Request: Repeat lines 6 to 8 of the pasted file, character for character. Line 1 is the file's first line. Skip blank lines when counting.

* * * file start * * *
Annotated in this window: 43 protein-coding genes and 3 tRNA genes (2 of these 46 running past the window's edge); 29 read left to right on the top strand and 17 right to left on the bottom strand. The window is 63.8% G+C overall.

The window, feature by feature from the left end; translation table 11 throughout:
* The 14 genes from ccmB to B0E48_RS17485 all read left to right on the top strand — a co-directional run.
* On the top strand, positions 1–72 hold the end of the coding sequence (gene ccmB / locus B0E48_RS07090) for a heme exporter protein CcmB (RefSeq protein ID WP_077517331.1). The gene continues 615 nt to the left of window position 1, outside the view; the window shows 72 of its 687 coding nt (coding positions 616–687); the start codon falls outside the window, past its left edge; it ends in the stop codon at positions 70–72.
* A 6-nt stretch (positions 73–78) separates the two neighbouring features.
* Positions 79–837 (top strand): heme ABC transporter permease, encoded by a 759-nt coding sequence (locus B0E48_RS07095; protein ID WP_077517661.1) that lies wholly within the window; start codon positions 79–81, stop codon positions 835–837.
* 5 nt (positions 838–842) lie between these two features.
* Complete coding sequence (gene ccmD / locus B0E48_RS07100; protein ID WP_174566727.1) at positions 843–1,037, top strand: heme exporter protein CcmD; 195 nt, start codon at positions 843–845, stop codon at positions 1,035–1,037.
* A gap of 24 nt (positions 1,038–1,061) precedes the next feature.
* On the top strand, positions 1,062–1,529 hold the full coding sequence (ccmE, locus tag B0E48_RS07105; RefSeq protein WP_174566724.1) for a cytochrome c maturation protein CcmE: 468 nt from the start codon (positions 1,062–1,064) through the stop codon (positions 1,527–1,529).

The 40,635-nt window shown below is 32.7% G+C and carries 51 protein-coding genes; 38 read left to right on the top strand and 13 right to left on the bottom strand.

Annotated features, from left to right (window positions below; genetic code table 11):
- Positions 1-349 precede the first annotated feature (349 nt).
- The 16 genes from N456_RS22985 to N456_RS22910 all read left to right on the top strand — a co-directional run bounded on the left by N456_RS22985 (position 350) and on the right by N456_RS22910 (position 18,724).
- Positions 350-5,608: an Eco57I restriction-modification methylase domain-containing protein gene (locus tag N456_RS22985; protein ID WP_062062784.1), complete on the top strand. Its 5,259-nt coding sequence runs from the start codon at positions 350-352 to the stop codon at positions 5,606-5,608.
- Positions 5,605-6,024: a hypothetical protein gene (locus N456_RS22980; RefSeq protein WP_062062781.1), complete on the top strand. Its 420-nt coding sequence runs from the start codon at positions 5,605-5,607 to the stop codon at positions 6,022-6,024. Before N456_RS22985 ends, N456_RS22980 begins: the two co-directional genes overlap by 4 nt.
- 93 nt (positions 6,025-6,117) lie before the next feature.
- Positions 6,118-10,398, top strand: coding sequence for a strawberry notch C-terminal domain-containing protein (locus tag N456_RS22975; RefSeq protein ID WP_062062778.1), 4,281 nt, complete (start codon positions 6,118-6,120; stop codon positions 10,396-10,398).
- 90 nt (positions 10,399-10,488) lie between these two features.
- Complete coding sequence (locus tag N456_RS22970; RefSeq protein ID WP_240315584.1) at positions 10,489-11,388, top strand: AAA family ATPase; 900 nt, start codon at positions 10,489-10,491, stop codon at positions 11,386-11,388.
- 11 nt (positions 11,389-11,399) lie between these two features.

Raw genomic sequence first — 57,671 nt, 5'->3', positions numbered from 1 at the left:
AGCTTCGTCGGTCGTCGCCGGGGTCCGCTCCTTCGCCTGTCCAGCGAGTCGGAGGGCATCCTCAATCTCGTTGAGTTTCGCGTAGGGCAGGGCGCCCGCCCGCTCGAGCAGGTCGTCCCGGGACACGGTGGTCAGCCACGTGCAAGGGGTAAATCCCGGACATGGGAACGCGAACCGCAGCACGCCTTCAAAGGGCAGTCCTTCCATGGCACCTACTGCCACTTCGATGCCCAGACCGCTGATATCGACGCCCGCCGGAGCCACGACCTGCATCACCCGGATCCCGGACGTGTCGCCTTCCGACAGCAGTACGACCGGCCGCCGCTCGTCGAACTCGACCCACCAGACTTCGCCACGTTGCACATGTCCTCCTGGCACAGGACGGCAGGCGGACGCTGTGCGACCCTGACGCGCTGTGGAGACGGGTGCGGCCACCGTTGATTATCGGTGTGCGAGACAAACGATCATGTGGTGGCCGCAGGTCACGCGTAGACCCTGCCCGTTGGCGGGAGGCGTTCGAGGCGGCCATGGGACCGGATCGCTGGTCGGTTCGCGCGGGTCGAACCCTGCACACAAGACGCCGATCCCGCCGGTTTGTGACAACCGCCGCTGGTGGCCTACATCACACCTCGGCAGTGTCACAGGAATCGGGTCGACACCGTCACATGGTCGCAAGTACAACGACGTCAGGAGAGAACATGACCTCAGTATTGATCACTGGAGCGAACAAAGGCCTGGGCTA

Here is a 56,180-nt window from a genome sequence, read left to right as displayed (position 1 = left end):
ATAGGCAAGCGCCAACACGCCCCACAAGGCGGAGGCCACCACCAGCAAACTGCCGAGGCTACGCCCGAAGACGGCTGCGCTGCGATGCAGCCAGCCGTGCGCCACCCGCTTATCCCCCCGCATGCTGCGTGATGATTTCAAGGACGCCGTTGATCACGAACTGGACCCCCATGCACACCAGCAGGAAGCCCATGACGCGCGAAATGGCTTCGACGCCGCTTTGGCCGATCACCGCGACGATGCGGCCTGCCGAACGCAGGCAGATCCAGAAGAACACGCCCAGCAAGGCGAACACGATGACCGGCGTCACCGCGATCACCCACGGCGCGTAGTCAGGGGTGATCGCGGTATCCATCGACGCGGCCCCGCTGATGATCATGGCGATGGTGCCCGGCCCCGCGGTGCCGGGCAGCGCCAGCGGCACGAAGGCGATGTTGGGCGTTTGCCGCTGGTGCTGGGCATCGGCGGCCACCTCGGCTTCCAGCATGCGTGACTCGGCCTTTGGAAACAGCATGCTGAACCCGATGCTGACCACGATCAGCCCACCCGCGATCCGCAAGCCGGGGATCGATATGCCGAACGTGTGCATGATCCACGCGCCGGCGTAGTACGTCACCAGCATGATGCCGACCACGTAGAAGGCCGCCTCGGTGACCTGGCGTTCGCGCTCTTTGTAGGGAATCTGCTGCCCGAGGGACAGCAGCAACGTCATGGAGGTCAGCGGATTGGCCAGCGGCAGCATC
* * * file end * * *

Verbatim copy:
* Positions 79–837 (top strand): heme ABC transporter permease, encoded by a 759-nt coding sequence (locus B0E48_RS07095; protein ID WP_077517661.1) that lies wholly within the window; start codon positions 79–81, stop codon positions 835–837.
* 5 nt (positions 838–842) lie between these two features.
* Complete coding sequence (gene ccmD / locus B0E48_RS07100; protein ID WP_174566727.1) at positions 843–1,037, top strand: heme exporter protein CcmD; 195 nt, start codon at positions 843–845, stop codon at positions 1,035–1,037.